Light, rich sandy loam soil is best suited for the cultivation of Indonesian cinnamon for the production of the high quality bark. Growth is reported to be good in andosol, latosol and organosol soil types (Siswoputranto, 1976). But many small holders' plantations are on steep hillsides where the soil is stony, lateritie and less suitable for the production of high quality bark. The annual rainfall of the hilly regions of Padang is about 2000—2500 mm with short dry periods in May and September. The growth is slower at higher altitudes, while at low elevations the trees grow faster, but the bark is thinner and of lower quality and value.

Indonesian cassia is cultivated very similarly to that of Sri Lankan cinnamon except in the matter of harvesting (see Chapter 4). Cassia plants are raised from seeds. Vegetative propagation is possible through cutting and layering but it is not practiced as such plants produce thinner bark of lesser quality. Ripe fruits are collected from selected mother trees having thick bark and good aroma. Such trees are covered with nets in order to protect the fruits from birds, which are attracted to cinnamon fruits. Fruits are harvested at full ripening (when they become bluish black in colour), heaped for two or three days to allow the pericarp to rot, and are then washed in water to remove the fruit wall. Seeds, freed from the pericarp, are dried in the shade and sown immediately in seedbeds. The viability of seeds is lost rapidly, and storing even for a few days may result in drastic reduction in germination.

However, seeds stored at 15—20 °C maintain viability a little longer. By this treatment the seed moisture content decreases slowly, reducing pathogen activity and slowing down the metabolic processes. Osmoconditioning of seeds is one way to increase seed viability by soaking seeds in an osmoticum solution (KNO3, H2O, PEG 6000) before planting (Nursandi et al., 1990). Darwati and Hasanah (1987) carried out seed germination studies and reported that fruits harvested when their pericarps turned black produced seeds with higher dry weight and gave higher germination percentage, greater seedling vigour and more uniformity in growth.

Nursery and planting

Raised nursery beds, 1 m wide are prepared in fertile, shaded areas. Artificial shade is provided if necessary, for which plaited palm leaves can be used. Seeds are sown at a spacing of 5 X 5 cm and at a depth of 1 cm. Seeds germinate in 5—15 days and when seedlings are about two-months old they are transplanted to polybags in a soil and dung mixture. Alternatively seeds can be sown at a wider spacing of 20—25 cm and plants can be left in the bed until they are ready for field planting after 10—12 months. Seedlings are hardened by the gradual removal of shade. The polybag seedlings have a definite advantage and give much higher field establishment.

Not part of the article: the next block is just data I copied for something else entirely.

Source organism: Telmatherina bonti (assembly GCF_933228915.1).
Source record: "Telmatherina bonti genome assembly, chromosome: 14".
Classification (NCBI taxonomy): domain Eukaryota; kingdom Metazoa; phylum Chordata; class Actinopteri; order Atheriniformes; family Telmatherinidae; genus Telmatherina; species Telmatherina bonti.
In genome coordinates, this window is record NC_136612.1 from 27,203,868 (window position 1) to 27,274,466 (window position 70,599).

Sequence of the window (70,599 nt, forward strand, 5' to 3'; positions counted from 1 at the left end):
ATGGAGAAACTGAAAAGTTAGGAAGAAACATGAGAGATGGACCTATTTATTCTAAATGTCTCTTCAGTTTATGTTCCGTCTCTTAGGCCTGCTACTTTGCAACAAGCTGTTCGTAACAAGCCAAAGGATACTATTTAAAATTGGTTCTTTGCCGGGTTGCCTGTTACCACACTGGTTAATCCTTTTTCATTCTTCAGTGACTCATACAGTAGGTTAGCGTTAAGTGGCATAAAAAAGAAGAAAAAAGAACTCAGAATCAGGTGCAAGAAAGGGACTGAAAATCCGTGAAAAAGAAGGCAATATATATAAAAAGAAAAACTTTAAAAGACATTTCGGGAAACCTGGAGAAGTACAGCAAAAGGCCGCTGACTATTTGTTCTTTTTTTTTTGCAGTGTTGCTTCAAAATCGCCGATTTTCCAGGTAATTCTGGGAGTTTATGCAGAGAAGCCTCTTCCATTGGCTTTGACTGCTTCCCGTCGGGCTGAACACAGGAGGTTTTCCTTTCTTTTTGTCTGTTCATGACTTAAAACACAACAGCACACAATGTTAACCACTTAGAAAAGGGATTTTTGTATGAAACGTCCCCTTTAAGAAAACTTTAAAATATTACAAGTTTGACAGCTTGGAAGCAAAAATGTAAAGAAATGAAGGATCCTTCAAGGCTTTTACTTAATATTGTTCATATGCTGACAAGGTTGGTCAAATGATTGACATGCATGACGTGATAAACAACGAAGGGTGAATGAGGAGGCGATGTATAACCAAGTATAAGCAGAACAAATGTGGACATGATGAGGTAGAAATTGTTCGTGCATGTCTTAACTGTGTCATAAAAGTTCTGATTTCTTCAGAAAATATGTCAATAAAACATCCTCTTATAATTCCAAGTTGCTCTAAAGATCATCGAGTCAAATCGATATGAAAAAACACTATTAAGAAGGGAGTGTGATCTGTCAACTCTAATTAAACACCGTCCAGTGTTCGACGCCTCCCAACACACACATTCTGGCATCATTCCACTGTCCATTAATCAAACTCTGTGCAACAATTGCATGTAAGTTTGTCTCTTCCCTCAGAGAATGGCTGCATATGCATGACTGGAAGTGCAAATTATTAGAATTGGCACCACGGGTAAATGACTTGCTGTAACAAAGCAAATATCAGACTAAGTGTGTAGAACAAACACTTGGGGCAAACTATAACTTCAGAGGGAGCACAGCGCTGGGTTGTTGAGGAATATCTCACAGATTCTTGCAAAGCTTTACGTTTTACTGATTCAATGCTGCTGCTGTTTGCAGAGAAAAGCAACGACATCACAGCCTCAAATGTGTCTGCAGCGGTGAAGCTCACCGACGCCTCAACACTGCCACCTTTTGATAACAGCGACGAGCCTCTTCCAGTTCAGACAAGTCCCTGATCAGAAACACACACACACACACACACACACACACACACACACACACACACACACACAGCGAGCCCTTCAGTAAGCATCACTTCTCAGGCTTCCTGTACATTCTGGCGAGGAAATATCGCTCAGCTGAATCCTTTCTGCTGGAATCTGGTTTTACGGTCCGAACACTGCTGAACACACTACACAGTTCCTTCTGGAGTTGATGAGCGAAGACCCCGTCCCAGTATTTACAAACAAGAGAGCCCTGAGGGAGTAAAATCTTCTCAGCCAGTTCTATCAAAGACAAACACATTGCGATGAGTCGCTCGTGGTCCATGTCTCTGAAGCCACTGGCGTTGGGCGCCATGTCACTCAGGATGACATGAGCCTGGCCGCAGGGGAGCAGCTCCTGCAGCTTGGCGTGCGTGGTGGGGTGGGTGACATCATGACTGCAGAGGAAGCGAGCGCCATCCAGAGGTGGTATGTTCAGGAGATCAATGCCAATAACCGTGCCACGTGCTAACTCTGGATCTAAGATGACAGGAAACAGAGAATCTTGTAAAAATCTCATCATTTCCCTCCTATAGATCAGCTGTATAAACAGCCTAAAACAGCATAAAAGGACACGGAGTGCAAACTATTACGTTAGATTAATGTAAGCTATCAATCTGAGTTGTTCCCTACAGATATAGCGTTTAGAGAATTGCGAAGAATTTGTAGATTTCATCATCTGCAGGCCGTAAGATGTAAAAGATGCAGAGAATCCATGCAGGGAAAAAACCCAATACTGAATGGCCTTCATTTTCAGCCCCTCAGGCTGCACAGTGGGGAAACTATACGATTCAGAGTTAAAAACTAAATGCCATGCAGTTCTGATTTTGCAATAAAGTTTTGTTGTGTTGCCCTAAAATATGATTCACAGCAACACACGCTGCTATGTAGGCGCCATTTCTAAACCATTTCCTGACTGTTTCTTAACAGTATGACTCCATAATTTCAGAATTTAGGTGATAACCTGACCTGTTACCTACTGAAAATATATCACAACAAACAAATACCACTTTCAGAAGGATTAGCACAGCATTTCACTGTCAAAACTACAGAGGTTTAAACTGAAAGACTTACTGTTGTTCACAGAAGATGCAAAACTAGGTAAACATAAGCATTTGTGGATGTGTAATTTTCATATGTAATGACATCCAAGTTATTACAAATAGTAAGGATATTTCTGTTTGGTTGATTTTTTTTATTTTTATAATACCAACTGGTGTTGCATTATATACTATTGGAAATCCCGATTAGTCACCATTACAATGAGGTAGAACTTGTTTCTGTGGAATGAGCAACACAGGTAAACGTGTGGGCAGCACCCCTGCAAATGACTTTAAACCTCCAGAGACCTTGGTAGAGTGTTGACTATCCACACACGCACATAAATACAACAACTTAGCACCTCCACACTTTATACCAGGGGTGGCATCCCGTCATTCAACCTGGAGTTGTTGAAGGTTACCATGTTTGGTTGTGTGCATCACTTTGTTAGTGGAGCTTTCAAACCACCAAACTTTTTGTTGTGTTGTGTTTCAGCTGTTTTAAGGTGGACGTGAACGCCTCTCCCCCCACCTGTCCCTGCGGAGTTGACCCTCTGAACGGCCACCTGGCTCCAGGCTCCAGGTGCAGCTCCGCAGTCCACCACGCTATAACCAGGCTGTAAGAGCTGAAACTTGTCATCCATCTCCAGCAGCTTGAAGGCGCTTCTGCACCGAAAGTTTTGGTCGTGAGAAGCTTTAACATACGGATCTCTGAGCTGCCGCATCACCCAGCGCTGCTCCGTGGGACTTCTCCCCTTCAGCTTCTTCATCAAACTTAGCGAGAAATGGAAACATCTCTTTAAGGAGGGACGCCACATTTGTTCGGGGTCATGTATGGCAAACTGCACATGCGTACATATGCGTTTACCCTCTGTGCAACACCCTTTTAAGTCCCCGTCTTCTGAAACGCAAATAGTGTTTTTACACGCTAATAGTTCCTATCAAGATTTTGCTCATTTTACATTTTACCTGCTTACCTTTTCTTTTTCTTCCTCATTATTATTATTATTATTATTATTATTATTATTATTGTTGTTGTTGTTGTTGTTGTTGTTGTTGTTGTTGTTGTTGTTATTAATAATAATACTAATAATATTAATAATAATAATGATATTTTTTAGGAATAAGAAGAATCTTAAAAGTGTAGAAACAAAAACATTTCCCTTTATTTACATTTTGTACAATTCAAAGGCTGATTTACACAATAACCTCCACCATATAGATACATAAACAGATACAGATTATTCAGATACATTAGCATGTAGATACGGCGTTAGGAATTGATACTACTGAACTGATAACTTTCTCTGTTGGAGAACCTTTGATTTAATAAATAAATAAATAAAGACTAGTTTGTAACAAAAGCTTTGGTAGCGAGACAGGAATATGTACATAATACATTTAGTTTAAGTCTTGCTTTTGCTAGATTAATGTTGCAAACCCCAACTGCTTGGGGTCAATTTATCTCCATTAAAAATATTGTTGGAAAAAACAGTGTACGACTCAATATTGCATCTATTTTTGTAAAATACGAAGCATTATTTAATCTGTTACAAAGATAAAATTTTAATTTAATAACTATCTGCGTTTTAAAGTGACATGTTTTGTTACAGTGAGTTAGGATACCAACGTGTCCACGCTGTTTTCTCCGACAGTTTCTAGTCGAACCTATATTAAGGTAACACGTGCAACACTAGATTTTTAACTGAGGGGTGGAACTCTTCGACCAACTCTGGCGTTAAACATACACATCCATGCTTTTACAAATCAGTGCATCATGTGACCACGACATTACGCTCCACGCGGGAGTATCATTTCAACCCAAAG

Spacing adopted in field planting varies, but the common practice is to leave 1 m spacing between plants. Spacing is a compromise between two factors. Plants should be close enough to encourage formation of tall, straight trunks with as few branches as possible. At the same time, planting too close may lead to reduction in bark thickness, and hence spacing should be wide enough to encourage thicker bark formation (Dao et al, 1999). Pits of 30 X 30 X 30 cm are usually used, in which the polybag seedlings are planted. Seedlings growing on beds should be lifted with a ball of earth around the roots and planted in pits. Damage to the root system predisposes plants to infection by Phytophthora cinnamomi. In the Sumatera region Tephrosia Candida is recommended as a nurse crop. This may be sown six months ahead of planting cassia in rows about 1 m apart. Cassia seedlings are planted in Tephrosia rows after digging pits. Tephrosia is cut later and spread in the inter spaces. Intercropping with groundnut, ginger etc. is practiced during the first one or two years.

Studies carried out by Usman (1999) indicated that spacing treatments had little effect on the yield of bark except in one particular year when wider spacing produced a higher bark yield (Table 7.1). This was consistent with girth size that was increased by wider spacing. The highest total yield per plant was 1.21 and 3.40 kg per tree, respectively, by employing the cut and peel methods of bark extraction. This yield was equivalent to 1.45 and 4.14 t dry bark/ha (population base of 1200 trees/ha) obtained from the cut and peel methods, respectively. There is no significant effect due to fertilizer

Table 7.1 Mean height and girth sizes as affected by spacing and fertilizers with the peel method


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